The aim of this study was to estimate the prevalence of hernia formation in CAPD patients and to study the effect of increased dialysate volume (2.5 l) in selected population of patients who could tolerate it. We reviewed the charts of 454 individuals treated with CAPD in our center during a five-year period (September 1991-September 1996). Out of 404 patients who used 2.0 l dialysate exchange volume forty-nine (11%) developed hernia (umbilical 53%, inguinal 33%, incisional 14%) after having been on CAPD for an average of 10 +/- 11 months, while only one of the 50 patients who would tolerate 2.5 l developed a hernia (inguinal 2%), after having been on CAPD for 12 months. All hernias were repaired surgically and most of the patients returned to CAPD after temporary intermittent peritoneal dialysis. Age, sex, nutritional status, polycystic kidneys, and diabetes do not seem to be predisposing factors for hernia formation, while previous operation for aortic abdominal aneurysm repair, or low body weight (< 60 kg) were risk factors. The use of increased dialysate volume (2.5 l) in patients who could tolerate it, did not result in a higher frequency of hernia development. Surprisingly, patients with hernias seem to have a higher mortality than those without.
Pasteurella multocida peritonitis in peritoneal dialysis.
Musio F. Tiu A.
Department of Medicine, Walter Reed Army Medical Center, Washington, DC 20307-5001, USA.
Pasteurella multocida infection may occur in multiple sites to include rare involvement of the peritoneal cavity in peritoneal dialysis patients. Six cases of peritonitis associated with this organism have been reported in patients undergoing continuous peritoneal dialysis. A history of close contact with household cats was noted in all cases, with direct trauma to the dialysis tubing frequently seen. In this setting the organism appears to have a short incubation period with florid growth within 24 hours of known contamination. We report a case of Pasteurella multocida peritonitis in a patient treated with continuous cycling peritoneal dialysis and review the literature.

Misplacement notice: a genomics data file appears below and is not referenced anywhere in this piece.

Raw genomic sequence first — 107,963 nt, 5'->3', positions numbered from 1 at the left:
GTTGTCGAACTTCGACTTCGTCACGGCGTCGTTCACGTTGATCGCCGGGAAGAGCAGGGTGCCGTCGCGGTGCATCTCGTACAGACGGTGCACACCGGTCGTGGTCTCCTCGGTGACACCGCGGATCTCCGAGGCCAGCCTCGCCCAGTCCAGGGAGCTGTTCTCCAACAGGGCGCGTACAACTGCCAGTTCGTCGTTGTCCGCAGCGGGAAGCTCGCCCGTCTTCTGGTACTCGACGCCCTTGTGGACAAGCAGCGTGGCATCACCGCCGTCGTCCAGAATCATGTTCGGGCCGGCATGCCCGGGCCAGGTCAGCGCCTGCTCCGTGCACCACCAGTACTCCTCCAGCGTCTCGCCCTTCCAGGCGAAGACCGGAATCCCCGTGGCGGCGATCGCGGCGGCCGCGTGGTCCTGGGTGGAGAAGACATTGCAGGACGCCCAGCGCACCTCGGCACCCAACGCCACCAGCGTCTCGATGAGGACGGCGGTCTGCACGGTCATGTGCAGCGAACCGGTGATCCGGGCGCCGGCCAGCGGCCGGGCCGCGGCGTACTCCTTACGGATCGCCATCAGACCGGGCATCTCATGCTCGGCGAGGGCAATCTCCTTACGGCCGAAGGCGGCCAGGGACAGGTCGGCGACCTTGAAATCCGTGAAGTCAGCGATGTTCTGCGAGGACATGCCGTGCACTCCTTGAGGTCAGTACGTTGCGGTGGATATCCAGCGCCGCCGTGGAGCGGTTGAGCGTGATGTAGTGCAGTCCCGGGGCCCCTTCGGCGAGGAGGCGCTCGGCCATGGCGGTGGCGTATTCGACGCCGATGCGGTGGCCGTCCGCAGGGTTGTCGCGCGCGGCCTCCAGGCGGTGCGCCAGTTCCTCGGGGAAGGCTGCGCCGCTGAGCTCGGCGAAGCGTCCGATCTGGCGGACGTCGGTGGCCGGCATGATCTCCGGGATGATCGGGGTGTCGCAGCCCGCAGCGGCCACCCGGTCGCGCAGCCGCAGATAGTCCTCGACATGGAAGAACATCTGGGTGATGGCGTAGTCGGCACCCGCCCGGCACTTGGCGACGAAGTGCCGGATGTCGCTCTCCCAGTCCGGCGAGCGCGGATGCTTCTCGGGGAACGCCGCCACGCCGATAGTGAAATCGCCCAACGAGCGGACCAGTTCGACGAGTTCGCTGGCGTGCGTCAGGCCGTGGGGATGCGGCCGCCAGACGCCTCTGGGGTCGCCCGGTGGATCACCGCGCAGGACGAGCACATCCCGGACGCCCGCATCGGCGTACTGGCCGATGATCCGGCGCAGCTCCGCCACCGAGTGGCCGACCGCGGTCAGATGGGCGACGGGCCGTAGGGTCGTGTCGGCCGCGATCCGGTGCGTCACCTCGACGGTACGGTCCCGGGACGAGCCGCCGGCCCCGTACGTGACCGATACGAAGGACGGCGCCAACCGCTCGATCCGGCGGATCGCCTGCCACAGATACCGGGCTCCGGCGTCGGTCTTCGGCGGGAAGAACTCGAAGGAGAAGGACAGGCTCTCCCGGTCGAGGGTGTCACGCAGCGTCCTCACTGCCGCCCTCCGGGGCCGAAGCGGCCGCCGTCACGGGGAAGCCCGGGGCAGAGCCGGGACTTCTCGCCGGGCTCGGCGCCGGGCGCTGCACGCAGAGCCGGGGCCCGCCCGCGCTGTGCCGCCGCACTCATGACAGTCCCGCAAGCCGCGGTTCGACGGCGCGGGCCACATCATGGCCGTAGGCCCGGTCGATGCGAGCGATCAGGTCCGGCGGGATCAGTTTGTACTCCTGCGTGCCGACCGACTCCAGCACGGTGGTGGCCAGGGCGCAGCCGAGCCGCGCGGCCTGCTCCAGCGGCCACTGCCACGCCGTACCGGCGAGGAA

Mesalazine-associated tubulo-interstitial nephritis in inflammatory bowel disease.
Calvino J. Romero R. Pintos E. Losada E. Novoa D. Guimil D. Mardaras J. Sanchez-Guisande D.
Nephrology Unit, Complejo Hospitalario Universitario de Santiago, Santiago de Compostela, Spain.
The 5-aminosalicylic acid (5-ASA) is currently the treatment of choice for patients with inflammatory bowel disease. It can be administered as sulfasalazine (5-ASA + sulfapyridine), mesalazine (5-ASA + resins or gels) and olsalazine (two molecules of 5-ASA). The recent trend has been to use formulations without sulfapyridine since they produce less side-effects although some cases of nephrotoxicity have been described. We report the case of a young female with Crohn's disease treated with mesalazine (400 mg every 8 hours) over a period of 12 months who developed acute interstitial nephritis. The characteristic features of renal function impairment were an insidious onset with non-specific laboratory data and progression towards a chronic state which partially improved with steroid treatment. In summary, it is important to bear this possibility in mind when confronted by any renal impairment which cannot be related to a relapse of inflammatory bowel disease. Renal function should be monitored routinely in patients receiving mesalazine at least during the first year of treatment and annually thereafter.